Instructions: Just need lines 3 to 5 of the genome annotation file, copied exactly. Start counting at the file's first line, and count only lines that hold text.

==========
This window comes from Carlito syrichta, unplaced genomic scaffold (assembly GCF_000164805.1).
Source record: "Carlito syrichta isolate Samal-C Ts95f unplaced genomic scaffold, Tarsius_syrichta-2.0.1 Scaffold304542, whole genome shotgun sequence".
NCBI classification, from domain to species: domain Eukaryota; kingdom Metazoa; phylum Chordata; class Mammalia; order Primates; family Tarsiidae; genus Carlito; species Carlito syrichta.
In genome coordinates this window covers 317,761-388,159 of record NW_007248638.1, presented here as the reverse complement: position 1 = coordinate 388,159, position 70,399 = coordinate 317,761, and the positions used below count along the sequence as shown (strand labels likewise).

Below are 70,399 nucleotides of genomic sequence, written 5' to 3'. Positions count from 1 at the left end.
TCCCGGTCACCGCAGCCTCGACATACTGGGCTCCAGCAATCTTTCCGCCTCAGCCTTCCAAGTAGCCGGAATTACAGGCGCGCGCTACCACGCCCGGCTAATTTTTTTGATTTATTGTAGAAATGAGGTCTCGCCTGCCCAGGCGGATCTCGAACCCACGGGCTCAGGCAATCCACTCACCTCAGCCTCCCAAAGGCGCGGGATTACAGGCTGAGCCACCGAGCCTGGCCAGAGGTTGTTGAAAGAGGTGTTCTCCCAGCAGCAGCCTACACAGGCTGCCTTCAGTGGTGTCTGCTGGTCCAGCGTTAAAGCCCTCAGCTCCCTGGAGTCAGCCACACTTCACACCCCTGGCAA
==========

NCBI classification, from domain to species: domain Eukaryota; kingdom Metazoa; phylum Chordata; class Mammalia; order Primates; family Tarsiidae; genus Carlito; species Carlito syrichta.
In genome coordinates this window covers 317,761-388,159 of record NW_007248638.1, presented here as the reverse complement: position 1 = coordinate 388,159, position 70,399 = coordinate 317,761, and the positions used below count along the sequence as shown (strand labels likewise).

Below are 70,399 nucleotides of genomic sequence, written 5' to 3'. Positions count from 1 at the left end.